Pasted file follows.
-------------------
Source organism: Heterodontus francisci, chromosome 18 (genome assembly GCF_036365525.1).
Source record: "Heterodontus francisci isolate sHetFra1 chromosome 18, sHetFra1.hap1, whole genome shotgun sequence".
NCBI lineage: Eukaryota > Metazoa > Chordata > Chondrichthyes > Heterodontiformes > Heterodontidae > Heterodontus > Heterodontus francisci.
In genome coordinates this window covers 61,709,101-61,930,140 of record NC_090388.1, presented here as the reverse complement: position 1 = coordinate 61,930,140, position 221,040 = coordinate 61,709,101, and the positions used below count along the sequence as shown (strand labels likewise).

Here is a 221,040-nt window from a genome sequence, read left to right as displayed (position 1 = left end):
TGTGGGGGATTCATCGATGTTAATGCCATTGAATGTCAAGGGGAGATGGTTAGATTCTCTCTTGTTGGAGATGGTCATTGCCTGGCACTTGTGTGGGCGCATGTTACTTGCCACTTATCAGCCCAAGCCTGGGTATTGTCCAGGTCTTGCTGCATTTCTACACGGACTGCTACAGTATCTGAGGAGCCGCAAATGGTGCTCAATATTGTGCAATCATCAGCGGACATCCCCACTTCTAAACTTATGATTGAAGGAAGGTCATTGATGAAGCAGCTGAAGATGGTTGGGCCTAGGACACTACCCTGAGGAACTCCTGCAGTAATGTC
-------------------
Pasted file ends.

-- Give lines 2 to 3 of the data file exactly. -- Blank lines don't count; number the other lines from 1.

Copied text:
Source record: "Heterodontus francisci isolate sHetFra1 chromosome 18, sHetFra1.hap1, whole genome shotgun sequence".
NCBI lineage: Eukaryota > Metazoa > Chordata > Chondrichthyes > Heterodontiformes > Heterodontidae > Heterodontus > Heterodontus francisci.